Reflections on Teaching Shakuhachi
Well, it’s been a while! I hope everyone’s winter is going as well as possible. My winter has been quite introspective, but busy nonetheless with teaching and flute making. So writing has been on the back burner. But now that the weather is getting bit warmer, my brain is revving up with it so I feel like writing again.
I am so thankful for the shakuhachi as it has made my life deeper and has opened me up to worlds of beauty and wonder.
It seems today that everything is so disconnected, fragmented, split apart; everything from families, to minds and bodies, to our relationship with nature and the cosmos. Ironically, the internet is creating a strange kind of unity with consciousnesses and countries and cultures that is quite fascinating to observe. With the rapid rise of popularity of the internet, most of my students now, I teach via internet. This is a kind of mixed blessing because since I live so far from the city it is very convenient for me to stay at home to teach, but much is lost in this process. Such is the way of life today. Traditionally shakuhachi is taught face to face, teacher and student together. The student listens and repeats whatever the teacher plays. This process goes on until the student learns the piece. In the old days, no notation was used and there was no explanation of how to do the techniques or difficult passages. That was up to the student to work out. It was not uncommon to take us much as 3 years to learn one piece. Today we use notation and use much talking to explain technical details. And now internet is becoming a common practice and it is really great for those who don’t live near a teacher. So anyone, anywhere in the world can learn shakuhachi now! However, there is no substituting the pleasure and benefit of actually learning face to face. On the internet (e.g. using Skype, iChat, etc.) one cannot hear and feel the actual sound or the teacher so it is difficult to really know if the proper sound is being produced. Also, it is impossible to play together since there is a slight delay in the connection and so it is impossible to feel the mind/breath flow of the teacher and piece which is important in the learning process. So to solve this problem, I record the piece on mp3 for the student and they can play on their own in their own time. But person to person is the best way to learn so I offer retreats at my home for students to come and train. If money was not an issue, I would teach students for free and build a shakuhachi monastery where people can live and learn shakuhachi for free in exchange for their personal donations or whatever they can offer. The only prerequisite is a deep desire to learn shakuhachi.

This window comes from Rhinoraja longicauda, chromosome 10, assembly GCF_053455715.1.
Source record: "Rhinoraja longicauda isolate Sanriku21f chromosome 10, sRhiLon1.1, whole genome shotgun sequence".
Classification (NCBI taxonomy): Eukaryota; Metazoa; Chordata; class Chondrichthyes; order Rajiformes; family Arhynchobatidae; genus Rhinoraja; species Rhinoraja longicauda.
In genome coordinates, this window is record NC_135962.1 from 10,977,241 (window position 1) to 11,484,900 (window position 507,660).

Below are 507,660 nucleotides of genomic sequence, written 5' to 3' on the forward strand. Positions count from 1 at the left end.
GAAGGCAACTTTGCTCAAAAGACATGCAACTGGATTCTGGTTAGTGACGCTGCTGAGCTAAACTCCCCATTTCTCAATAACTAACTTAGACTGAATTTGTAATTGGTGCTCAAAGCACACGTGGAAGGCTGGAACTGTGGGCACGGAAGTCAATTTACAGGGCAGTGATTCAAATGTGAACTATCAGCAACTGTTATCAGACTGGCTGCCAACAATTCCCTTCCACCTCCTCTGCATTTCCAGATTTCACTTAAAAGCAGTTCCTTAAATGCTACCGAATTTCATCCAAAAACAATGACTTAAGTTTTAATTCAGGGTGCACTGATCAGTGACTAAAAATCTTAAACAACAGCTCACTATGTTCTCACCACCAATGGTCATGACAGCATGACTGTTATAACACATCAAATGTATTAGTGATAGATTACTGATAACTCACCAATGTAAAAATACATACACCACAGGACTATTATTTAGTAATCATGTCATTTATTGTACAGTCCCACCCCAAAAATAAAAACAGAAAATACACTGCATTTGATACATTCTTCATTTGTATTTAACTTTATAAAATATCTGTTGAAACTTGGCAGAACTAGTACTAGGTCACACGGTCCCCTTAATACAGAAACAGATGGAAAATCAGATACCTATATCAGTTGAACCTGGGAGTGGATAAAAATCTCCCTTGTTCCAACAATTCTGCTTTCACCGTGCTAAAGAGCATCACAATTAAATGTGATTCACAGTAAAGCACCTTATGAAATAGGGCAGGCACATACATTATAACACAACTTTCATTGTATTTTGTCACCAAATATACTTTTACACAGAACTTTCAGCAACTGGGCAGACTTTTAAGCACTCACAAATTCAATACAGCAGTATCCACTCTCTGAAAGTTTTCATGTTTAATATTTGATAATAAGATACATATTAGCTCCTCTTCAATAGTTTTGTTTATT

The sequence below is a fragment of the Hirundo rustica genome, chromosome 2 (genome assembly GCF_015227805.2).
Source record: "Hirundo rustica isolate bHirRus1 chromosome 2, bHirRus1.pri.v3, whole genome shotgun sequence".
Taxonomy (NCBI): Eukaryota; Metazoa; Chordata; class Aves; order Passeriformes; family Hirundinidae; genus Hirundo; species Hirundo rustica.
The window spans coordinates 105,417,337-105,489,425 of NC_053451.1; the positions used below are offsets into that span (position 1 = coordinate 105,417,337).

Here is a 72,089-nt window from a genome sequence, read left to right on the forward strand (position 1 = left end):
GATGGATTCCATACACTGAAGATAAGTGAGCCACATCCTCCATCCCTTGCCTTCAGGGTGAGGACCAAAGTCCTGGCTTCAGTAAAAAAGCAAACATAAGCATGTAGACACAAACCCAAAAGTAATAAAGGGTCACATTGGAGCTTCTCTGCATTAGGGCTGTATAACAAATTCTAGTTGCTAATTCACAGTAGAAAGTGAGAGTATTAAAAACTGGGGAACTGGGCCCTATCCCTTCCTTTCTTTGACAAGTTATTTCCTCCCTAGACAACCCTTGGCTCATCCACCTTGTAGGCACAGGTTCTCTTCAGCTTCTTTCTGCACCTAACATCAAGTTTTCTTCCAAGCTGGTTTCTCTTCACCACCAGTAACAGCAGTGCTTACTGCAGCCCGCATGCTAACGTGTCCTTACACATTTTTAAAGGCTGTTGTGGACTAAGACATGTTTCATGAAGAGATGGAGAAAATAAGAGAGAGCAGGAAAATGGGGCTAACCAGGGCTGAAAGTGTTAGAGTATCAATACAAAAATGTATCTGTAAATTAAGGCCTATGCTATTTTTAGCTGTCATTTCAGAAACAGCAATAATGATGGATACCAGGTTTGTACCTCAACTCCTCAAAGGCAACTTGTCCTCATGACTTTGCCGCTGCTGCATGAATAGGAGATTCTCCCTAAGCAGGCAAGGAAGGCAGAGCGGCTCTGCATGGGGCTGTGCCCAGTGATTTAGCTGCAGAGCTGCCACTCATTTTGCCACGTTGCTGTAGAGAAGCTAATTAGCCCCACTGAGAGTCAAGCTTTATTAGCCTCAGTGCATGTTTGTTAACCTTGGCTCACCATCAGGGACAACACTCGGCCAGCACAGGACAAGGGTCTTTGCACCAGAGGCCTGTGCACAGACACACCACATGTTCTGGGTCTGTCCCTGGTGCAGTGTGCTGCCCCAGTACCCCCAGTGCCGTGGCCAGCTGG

I am eternally grateful for all the students I have. They are the ones keeping the tradition of shakuhachi alive and flowing. I learn something new from every student and it deepens my relationship with the honkyoku (original pieces).
When you become a student of shakuhachi, you also become a member of an international community that is growing every day. This community extends throughout the world. It consists of hundreds of your fellow students.
The word dojo literally means “place of the Way”. The dojo is a place of learning; a place to respect, keep clean, and to care for. A place to be made special for practicing a special art.